Where does the GOP go from here? How does the right recover from Trump? And who are the Republican presidential candidates for 2024?
Such is the merciless drumbeat of leftist revisionism, solid opposition is imperative to the preservation of common sense. In times of vast division, where Biden will likely crumble to his left pole, the Grand Old Party (GOP) has an important role to play in solidifying the core American values of strength, expression, independence and ambition. Despite the Democrats controlling both houses of Congress and the White House, rumours of Republican demise have been greatly exaggerated. In sharp repost, the right must harness its energised base for the greater good, positioning itself to capitalise on the inevitable disaster of Biden’s administration.
In many ways, Trump and his wealthy backers hijacked the GOP as a conduit to implementing a radical, disruptive agenda. Now, with Trump removed from power and facing the prospect of a permanent ban from public office, Republicans face an existential debate about their future direction. They do not necessarily need to discover the next president, per se, but they must find somebody who can unite and resuscitate the party at large.
We increasingly hear that the GOP must now choose between serving as the party of Trumpism, lurching to the extreme, or becoming the party of a refined conservatism that appeals to this new wave of disenfranchised, muzzled intellectuals. However, contrary to popular wisdom, Trumpism is not entirely bad, and elements of these movements can be interchangeable, given adequate leadership. For instance, echoes of Trump’s iconoclasm certainly have a future in conservative thinking – they just have to be filtered through a diplomatic gaze. The GOP is a big tent organisation, and it would be wrong to exclude supporters of the cause from shaping its future.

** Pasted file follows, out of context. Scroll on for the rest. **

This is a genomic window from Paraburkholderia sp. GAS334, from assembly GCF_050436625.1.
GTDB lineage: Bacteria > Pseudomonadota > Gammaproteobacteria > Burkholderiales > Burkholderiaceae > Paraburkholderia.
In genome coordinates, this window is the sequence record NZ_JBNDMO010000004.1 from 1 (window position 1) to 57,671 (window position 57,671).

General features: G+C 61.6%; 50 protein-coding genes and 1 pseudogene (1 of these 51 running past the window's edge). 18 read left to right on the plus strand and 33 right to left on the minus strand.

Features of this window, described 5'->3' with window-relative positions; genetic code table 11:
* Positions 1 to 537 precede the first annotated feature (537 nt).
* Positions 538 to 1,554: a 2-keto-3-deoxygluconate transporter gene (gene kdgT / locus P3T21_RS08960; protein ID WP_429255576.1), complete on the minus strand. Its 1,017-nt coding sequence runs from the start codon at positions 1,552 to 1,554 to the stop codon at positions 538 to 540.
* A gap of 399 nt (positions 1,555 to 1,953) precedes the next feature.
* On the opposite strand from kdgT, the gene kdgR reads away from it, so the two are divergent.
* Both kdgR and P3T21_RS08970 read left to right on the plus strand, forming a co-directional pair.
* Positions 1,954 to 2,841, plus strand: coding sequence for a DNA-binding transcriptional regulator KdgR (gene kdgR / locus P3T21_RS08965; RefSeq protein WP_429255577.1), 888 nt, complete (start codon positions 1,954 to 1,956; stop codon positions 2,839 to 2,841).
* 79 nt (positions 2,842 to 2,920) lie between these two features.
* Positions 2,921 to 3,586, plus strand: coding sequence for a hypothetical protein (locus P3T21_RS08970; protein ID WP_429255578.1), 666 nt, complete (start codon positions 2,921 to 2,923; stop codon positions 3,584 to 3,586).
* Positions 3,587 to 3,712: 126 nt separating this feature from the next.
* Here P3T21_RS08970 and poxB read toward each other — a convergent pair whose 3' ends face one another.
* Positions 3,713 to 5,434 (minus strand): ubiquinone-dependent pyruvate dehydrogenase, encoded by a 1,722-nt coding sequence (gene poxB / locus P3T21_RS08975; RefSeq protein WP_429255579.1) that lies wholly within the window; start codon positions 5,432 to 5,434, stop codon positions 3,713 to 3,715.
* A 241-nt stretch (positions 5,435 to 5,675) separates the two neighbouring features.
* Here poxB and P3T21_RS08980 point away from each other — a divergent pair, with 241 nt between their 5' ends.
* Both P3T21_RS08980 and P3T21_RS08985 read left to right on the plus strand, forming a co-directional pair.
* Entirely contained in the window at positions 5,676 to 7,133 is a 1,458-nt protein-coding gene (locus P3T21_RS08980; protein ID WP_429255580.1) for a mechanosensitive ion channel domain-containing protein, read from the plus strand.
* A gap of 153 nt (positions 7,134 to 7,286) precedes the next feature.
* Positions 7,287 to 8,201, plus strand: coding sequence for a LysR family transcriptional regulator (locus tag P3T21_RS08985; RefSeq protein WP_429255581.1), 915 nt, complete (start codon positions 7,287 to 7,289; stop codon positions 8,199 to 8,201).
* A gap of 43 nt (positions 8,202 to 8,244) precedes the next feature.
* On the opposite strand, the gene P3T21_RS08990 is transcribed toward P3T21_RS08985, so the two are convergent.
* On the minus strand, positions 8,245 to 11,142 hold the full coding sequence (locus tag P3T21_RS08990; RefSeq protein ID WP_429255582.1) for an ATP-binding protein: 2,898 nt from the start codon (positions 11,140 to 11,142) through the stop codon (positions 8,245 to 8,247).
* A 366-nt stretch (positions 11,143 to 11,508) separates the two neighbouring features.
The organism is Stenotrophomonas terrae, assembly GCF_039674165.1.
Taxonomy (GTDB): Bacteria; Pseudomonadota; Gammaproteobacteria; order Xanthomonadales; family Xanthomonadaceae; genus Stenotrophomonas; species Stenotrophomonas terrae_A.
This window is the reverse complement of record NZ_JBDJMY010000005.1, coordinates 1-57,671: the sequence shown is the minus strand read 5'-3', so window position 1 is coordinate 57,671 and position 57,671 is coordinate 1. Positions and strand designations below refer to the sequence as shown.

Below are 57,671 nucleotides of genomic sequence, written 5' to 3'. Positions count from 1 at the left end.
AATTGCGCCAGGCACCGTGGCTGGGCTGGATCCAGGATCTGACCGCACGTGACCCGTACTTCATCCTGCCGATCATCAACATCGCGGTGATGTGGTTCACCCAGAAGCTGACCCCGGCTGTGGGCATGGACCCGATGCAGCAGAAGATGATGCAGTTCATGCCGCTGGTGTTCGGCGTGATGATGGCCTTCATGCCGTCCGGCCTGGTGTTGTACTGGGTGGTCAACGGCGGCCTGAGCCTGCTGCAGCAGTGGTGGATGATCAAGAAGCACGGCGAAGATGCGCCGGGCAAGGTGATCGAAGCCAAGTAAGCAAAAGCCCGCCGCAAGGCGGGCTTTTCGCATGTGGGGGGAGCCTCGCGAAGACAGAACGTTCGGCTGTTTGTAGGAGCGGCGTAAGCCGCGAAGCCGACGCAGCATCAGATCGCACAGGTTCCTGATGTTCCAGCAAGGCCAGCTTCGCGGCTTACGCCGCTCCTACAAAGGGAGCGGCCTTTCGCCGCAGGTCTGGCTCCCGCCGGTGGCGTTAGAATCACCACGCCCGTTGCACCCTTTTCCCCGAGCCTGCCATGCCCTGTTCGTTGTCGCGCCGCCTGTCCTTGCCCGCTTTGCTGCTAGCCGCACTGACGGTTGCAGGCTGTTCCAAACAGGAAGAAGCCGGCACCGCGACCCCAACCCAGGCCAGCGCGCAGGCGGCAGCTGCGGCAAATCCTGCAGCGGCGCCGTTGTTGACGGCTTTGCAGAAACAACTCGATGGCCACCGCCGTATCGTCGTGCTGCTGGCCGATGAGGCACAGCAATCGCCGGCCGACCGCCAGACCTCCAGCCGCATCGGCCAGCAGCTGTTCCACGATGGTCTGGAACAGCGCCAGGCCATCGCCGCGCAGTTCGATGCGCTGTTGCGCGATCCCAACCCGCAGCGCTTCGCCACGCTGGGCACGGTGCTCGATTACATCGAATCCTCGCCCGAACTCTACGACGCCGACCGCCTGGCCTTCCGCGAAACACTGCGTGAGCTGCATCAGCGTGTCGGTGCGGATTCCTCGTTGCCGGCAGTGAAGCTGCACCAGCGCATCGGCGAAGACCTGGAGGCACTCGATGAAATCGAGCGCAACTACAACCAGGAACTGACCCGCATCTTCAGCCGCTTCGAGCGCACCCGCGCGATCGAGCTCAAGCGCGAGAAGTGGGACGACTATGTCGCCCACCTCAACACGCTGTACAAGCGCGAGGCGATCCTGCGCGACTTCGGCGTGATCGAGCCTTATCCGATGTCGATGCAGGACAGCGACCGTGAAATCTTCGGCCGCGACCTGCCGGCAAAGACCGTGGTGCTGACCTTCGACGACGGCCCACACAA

Some people are keen to talk about splinter groups and breakaway factions on the far right, but the mechanics of American democracy render such notions impractical. Furthermore, the hypocrisy of cancel culture has shattered the general perception of the left as inherently good and the right as intrinsically bad, creating opportunities for conservatives to regroup and recalibrate. In this regard, the GOP must challenge its overwhelming reputation as the party of gun-toting, Bible-loving, feather-wearing patriots. By the next general election, it can promptly become the party of a young, enthusiastic, robust cognoscenti - if it makes the correct decisions.
Conservatives must dispel the prevailing assumption that change, modernisation, equality and compassion can only be delivered by the left. That is not true, and the next cabal of GOP leaders must succeed in rewriting such fallacies. Indeed, this new form of conservatism must apply its base tenets to pertinent problems in a nuanced manner, making the best parts of hard-line traditionalism – such as the right to pursue a better life and the freedom to love one’s country – more accessible to everyday people. To win back power, the GOP needs to democratise conservative views, in other words, finding transformative equipoise between the delusional left and the antediluvian right.
We have already seen Trump allies rush to disassociate with him, fickle journeymen acting in self-preservation against the revisionist mob, which is hellbent on retribution. Comically, though, even Republicans who disavow Trump try to position themselves as the beneficiary of his work, their eyes bulging at the prospect of inheriting his base. To that end, Trump garnered 74 million votes in 2020, the most ever for a GOP candidate. Many people who had never previously entertained conservative politics were energised by Trump, and that is a gift Republicans should always remember before they criticise the outgoing president. He made the GOP relevant again, and with prudent oversight, it can continue to grow in popularity.